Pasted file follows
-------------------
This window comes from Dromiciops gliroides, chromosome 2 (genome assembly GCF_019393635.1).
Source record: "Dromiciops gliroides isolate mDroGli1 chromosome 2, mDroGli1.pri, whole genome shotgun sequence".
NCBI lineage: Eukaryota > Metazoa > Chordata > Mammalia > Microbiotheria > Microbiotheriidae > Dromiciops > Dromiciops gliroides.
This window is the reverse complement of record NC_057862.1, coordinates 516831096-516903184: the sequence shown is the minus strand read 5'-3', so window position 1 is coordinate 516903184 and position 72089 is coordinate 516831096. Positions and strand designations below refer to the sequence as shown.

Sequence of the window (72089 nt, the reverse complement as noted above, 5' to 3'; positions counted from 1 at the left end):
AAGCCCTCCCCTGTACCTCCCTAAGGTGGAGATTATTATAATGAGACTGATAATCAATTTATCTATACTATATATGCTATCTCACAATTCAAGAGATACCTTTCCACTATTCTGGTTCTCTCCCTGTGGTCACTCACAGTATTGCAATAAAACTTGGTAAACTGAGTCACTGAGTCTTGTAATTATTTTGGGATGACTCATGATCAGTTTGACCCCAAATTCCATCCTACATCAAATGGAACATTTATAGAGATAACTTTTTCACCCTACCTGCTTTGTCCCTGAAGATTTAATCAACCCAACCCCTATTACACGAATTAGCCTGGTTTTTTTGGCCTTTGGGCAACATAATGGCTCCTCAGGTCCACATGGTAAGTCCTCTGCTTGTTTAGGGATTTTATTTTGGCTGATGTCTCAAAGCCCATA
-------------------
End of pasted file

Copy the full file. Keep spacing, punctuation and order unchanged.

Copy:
This window comes from Dromiciops gliroides, chromosome 2 (genome assembly GCF_019393635.1).
Source record: "Dromiciops gliroides isolate mDroGli1 chromosome 2, mDroGli1.pri, whole genome shotgun sequence".
NCBI lineage: Eukaryota > Metazoa > Chordata > Mammalia > Microbiotheria > Microbiotheriidae > Dromiciops > Dromiciops gliroides.
This window is the reverse complement of record NC_057862.1, coordinates 516831096-516903184: the sequence shown is the minus strand read 5'-3', so window position 1 is coordinate 516903184 and position 72089 is coordinate 516831096. Positions and strand designations below refer to the sequence as shown.

Sequence of the window (72089 nt, the reverse complement as noted above, 5' to 3'; positions counted from 1 at the left end):
AAGCCCTCCCCTGTACCTCCCTAAGGTGGAGATTATTATAATGAGACTGATAATCAATTTATCTATACTATATATGCTATCTCACAATTCAAGAGATACCTTTCCACTATTCTGGTTCTCTCCCTGTGGTCACTCACAGTATTGCAATAAAACTTGGTAAACTGAGTCACTGAGTCTTGTAATTATTTTGGGATGACTCATGATCAGTTTGACCCCAAATTCCATCCTACATCAAATGGAACATTTATAGAGATAACTTTTTCACCCTACCTGCTTTGTCCCTGAAGATTTAATCAACCCAACCCCTATTACACGAATTAGCCTGGTTTTTTTGGCCTTTGGGCAACATAATGGCTCCTCAGGTCCACATGGTAAGTCCTCTGCTTGTTTAGGGATTTTATTTTGGCTGATGTCTCAAAGCCCATA